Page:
Senators to Small Business: Get Lost
Would anyone notice if the Small Business Administration shut down?
At least three senators are betting the answer is no. Last month, Senators Richard Burr (R., N.C.), Dan Coats (R., Ind.) and James Inhofe (R., Okla.) introduced a bill that would fold the SBA into a newly consolidated federal agency that would also combine the current departments of Commerce and Labor.
The bill offers a plan to streamline government, save money and eliminate agency overlap, Burr claims. But threatening to close down the SBA is a tactic almost as old as the agency itself, which was founded by President Dwight Eisenhower in 1953.
That doesn't soften the anxiety among some observers. Small business advocates worry that lumping the agency into a much bigger one would disenfranchise small business owners, scuttle their ability to lobby and possibly damage their access to critical financing and other programs important for their survival.
The SBA advantage
"There's a big advantage to having one agency dedicated to small business," Todd McCracken, president of the National Small Business Association says.
Among those benefits, McCracken says, is having an agency head familiar with the needs of small business owners exclusively, who can speak clearly on behalf of their interests, and who has a clear understanding of their unique financing needs.
NSBA has 65,000 small business members, about five percent to ten percent of which have used the SBA for its guaranteed loans, which include 7(a) loans for operations, and 504 loans for commercial property purchases.
Cumulatively, these loans represent billions of dollars worth of small business financing annually.
Risks of merging
If the SBA were folded into Commerce and Labor, small business might get drowned out by more powerful and louder larger business, McCracken says.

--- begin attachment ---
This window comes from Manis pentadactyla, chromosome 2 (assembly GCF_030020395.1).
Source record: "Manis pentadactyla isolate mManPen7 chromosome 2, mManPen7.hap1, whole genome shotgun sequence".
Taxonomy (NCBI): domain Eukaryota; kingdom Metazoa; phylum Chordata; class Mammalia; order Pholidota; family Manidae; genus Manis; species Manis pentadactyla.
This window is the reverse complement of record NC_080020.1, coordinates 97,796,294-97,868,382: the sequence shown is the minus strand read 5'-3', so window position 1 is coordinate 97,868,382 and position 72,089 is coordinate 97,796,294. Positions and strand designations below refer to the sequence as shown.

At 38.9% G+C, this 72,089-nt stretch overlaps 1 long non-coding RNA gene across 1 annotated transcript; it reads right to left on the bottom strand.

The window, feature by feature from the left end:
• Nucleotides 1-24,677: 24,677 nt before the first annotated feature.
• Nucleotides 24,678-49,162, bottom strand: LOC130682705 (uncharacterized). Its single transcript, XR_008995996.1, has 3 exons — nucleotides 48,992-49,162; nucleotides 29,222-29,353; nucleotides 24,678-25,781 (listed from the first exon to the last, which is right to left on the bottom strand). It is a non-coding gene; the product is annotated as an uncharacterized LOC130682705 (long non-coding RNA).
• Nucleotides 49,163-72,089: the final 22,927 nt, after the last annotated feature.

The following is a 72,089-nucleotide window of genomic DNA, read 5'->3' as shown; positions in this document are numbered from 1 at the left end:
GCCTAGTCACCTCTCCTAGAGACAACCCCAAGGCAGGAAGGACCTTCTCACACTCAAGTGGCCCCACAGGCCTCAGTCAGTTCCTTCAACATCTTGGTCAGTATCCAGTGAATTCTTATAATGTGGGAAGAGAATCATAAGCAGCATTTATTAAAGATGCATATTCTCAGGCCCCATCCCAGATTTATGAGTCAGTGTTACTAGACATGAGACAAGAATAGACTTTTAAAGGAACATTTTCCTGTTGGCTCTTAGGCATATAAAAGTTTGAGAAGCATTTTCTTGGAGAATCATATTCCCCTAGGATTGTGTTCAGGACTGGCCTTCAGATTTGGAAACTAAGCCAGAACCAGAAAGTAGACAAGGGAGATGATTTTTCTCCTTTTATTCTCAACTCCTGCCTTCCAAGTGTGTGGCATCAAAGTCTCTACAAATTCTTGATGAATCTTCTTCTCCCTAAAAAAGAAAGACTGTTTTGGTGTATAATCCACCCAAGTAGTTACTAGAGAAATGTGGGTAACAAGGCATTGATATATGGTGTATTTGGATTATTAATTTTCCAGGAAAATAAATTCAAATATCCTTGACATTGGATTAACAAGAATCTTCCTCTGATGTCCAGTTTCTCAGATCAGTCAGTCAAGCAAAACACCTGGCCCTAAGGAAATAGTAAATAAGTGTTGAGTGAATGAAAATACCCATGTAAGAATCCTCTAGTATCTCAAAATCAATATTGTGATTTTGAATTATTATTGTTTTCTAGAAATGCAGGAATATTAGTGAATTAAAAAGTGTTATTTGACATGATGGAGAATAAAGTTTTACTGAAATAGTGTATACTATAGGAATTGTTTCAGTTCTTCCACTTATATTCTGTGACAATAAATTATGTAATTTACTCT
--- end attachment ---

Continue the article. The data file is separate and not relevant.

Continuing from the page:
The National Federation of Independent Business, which says it has taken no position on the SBA consolidation bill, acknowledges the SBA is extremely important for advocacy.
"Our main concern is that the [SBA's] Office of Advocacy remains intact, vibrant and robust," Jean Card, an SBA spokeswoman says. "It is a critical piece to us to make sure in the regulatory process that small business is not being left out or ignored."
Ronald Reagan suggested eliminating the agency altogether when he was president in the 1980s. His budget director at the time, David Stockman, called the agency "a rat hole" that only wasted taxpayer money.
George W. Bush also let the agency languish by cutting its budget and dramatically reducing its staffing in the 2000s.
In 2012, President Obama petitioned Congress to give him the power to streamline the executive branch and consolidate six agencies dealing with commerce and trade. At that time, he suggested folding the SBA into Commerce, in addition to four other agencies and offices.
But Obama also elevated the SBA Administrator to a cabinet-level position.
And in the SBA's former Administrator Karen Mills, Obama appointed someone who threw herself fervently into agency activity during the Great Recession, when small businesses foundered and closed after banks stopped lending. Mills drew up an emergency loan plan, which included bridge loans, speedier approval times and getting hundreds of community banks to start lending to small businesses again, among other things.
Since Mills departed the agency in August, however, the Obama administration has failed to name a successor, which has caused some speculation about the fate of the agency.
A representative from the Small Business Administration said the agency does not comment on pending legislation, following a request for comment.
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